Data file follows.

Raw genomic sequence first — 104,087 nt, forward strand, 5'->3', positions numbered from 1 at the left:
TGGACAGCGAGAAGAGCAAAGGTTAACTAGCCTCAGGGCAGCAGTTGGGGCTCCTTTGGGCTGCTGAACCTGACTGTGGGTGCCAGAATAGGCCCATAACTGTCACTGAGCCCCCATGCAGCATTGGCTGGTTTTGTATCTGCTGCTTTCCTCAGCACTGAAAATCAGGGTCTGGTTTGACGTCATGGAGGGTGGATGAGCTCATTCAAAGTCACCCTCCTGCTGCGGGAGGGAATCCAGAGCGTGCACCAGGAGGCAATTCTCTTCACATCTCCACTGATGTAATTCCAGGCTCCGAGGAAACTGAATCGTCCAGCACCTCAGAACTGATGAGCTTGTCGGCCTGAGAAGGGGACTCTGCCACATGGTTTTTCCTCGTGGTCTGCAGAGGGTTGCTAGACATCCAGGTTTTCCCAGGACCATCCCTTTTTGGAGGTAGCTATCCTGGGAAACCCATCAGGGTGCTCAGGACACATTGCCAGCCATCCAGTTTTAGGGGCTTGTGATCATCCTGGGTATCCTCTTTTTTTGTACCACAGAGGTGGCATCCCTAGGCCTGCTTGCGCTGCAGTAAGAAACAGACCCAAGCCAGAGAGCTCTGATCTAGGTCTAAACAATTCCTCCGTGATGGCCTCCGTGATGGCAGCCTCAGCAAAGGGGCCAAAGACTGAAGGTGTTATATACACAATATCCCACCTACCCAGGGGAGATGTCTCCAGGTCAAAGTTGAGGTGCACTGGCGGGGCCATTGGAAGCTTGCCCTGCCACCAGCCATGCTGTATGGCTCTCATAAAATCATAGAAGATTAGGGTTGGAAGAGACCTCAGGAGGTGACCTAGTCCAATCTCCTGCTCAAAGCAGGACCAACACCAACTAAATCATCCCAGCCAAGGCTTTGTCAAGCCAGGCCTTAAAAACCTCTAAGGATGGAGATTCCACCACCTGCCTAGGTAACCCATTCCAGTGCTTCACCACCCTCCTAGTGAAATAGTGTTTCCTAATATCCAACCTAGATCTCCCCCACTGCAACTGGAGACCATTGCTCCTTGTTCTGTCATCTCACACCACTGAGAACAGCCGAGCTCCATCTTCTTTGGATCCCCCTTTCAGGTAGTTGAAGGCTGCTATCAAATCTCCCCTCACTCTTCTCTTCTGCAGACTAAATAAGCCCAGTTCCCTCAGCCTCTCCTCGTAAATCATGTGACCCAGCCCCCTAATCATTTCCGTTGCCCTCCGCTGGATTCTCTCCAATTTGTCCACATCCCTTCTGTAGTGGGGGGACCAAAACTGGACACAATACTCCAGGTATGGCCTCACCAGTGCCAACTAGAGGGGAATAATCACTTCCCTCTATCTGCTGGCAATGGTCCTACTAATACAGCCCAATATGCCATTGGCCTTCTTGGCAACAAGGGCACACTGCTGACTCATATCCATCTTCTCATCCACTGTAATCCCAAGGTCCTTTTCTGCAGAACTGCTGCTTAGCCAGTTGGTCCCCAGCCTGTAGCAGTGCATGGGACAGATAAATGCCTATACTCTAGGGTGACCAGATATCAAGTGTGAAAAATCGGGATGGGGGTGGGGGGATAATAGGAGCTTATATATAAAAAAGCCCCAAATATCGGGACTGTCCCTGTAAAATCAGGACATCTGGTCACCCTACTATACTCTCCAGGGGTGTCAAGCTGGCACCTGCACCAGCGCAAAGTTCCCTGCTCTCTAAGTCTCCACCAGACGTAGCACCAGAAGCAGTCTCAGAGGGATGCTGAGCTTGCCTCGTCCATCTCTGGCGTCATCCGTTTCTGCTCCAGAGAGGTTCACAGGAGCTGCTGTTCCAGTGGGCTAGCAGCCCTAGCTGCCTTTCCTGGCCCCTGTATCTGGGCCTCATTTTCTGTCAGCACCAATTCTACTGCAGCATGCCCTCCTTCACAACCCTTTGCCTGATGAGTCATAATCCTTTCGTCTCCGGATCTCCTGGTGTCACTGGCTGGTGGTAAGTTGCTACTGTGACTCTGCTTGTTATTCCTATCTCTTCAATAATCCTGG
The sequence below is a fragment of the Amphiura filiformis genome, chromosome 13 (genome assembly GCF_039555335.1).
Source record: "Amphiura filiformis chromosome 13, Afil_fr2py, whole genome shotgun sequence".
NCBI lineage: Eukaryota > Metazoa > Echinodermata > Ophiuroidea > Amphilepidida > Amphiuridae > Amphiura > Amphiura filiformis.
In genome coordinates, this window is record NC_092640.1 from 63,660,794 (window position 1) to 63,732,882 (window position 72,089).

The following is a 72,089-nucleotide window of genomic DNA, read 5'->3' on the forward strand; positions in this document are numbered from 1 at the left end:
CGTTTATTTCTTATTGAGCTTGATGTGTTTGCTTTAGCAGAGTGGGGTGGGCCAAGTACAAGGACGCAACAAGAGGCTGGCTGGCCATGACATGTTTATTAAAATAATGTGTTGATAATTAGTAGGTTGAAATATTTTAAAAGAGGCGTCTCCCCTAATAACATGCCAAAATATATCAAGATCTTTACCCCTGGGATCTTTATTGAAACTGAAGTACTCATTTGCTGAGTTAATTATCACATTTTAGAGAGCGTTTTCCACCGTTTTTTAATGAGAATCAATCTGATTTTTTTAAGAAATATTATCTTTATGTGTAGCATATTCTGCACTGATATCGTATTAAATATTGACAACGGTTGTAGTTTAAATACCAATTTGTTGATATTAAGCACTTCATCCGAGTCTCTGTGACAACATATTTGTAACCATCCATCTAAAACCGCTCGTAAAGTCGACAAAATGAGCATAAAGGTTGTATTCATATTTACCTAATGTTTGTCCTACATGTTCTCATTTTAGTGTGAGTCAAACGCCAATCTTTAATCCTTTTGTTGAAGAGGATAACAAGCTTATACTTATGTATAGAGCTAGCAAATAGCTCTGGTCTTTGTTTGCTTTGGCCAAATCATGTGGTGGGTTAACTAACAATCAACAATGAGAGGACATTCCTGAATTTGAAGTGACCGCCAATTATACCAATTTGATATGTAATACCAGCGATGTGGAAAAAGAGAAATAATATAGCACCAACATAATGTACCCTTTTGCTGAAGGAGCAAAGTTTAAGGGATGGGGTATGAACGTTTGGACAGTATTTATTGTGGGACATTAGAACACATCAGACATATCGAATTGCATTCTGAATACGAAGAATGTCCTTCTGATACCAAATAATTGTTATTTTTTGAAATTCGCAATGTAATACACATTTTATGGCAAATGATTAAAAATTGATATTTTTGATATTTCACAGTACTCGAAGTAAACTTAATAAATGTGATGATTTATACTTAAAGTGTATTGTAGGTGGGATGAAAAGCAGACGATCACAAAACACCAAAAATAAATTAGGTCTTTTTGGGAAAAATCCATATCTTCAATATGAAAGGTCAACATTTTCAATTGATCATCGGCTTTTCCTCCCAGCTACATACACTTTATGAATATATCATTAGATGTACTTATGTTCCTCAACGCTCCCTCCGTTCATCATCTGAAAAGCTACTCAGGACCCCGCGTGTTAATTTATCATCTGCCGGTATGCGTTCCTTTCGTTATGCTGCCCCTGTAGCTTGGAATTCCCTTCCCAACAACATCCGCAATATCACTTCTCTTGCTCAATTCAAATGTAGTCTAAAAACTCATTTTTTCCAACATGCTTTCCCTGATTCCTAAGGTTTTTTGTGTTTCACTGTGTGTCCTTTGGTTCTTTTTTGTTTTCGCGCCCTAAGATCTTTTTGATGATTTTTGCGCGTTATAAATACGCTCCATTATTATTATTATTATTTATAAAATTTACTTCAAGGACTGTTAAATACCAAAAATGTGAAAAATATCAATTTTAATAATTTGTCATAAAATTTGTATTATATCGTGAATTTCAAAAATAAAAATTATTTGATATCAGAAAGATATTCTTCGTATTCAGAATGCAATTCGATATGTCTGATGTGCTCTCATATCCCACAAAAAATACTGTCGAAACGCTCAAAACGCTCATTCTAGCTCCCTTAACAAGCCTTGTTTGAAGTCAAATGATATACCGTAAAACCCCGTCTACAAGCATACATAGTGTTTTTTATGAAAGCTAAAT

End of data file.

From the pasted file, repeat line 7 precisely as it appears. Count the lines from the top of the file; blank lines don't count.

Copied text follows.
The following is a 72,089-nucleotide window of genomic DNA, read 5'->3' on the forward strand; positions in this document are numbered from 1 at the left end: